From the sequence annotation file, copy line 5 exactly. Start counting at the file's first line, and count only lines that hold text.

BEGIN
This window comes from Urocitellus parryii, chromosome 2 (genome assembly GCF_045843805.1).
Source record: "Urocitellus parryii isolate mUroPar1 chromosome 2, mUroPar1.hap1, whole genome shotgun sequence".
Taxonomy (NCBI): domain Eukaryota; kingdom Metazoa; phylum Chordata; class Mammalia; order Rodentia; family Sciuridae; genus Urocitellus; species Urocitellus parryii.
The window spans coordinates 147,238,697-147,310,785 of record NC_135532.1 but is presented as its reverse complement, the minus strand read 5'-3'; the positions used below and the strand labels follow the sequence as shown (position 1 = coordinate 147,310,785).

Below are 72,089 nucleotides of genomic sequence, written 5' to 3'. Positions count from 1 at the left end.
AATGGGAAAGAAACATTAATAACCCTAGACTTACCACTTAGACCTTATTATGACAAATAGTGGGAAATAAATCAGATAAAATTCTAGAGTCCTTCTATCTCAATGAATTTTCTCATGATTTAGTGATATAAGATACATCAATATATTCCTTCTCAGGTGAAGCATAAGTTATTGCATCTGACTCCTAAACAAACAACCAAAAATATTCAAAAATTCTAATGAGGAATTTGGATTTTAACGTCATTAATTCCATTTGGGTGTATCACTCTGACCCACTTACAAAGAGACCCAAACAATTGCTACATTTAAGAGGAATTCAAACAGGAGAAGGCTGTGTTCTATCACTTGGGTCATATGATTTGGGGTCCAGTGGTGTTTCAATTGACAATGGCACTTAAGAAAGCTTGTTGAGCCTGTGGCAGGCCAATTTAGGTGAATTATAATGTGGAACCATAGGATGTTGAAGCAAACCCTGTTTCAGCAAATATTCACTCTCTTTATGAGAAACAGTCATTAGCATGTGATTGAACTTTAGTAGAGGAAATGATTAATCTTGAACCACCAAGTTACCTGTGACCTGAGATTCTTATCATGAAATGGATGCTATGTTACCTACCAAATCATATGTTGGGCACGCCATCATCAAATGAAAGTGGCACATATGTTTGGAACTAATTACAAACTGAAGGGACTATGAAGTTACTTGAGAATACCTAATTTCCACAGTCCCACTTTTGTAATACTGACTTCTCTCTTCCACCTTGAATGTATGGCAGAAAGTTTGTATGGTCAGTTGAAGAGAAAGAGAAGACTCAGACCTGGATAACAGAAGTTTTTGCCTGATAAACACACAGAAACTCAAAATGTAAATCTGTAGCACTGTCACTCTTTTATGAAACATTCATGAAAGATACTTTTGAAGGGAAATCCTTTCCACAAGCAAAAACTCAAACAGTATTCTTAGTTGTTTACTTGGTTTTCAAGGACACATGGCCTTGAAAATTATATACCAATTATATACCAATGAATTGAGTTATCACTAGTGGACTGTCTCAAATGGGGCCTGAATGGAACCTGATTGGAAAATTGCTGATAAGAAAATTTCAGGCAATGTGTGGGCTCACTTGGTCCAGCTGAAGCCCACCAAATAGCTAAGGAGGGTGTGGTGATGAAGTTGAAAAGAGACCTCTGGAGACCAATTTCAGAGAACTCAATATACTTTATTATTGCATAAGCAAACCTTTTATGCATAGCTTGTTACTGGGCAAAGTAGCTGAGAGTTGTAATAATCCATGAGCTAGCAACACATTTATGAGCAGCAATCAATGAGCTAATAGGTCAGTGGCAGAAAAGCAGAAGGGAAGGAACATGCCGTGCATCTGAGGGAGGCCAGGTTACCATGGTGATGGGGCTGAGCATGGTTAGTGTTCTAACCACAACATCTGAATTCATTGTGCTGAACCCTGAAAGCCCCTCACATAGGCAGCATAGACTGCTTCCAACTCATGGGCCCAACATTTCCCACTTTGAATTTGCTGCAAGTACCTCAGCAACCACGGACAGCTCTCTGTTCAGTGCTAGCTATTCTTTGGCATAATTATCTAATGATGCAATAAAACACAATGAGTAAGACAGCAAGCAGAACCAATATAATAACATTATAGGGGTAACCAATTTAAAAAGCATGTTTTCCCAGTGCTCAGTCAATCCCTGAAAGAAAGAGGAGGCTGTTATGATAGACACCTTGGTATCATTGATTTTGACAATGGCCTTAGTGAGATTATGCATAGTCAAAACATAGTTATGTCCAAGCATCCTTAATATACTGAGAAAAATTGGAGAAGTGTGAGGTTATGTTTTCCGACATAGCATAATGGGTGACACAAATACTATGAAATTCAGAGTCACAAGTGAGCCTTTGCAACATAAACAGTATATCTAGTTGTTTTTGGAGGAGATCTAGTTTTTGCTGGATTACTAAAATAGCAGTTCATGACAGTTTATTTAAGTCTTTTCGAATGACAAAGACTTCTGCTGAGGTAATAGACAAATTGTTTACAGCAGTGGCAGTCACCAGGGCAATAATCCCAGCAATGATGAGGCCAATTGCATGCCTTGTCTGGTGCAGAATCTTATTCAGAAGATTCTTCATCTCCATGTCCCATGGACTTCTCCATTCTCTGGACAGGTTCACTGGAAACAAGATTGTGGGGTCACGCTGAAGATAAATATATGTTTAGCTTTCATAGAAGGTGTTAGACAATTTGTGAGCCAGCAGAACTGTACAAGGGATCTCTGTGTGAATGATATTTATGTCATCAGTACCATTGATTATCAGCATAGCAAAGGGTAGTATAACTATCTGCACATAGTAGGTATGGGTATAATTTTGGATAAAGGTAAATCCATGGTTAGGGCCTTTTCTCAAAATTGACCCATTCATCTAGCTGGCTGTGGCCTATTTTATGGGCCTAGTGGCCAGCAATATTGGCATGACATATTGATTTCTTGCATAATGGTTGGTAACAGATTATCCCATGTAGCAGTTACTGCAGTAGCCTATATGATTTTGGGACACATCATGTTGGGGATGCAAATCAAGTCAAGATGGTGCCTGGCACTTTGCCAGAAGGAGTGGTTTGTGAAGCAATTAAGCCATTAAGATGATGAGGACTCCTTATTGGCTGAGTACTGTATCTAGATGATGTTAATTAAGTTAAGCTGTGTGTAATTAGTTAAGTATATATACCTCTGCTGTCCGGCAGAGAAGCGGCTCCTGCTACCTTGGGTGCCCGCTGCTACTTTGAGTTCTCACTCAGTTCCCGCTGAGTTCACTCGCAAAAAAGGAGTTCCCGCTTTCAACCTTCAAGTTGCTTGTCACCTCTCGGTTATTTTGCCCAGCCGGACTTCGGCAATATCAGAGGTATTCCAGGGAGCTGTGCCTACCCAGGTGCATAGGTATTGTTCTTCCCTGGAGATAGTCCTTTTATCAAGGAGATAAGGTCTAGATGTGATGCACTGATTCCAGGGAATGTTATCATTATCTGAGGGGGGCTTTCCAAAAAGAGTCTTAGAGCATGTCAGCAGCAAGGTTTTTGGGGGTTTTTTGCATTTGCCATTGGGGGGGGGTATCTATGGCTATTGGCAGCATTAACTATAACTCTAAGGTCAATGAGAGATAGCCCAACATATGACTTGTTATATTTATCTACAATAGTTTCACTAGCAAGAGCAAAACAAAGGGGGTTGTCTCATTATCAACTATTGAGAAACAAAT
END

Below are 72,089 nucleotides of genomic sequence, written 5' to 3'. Positions count from 1 at the left end.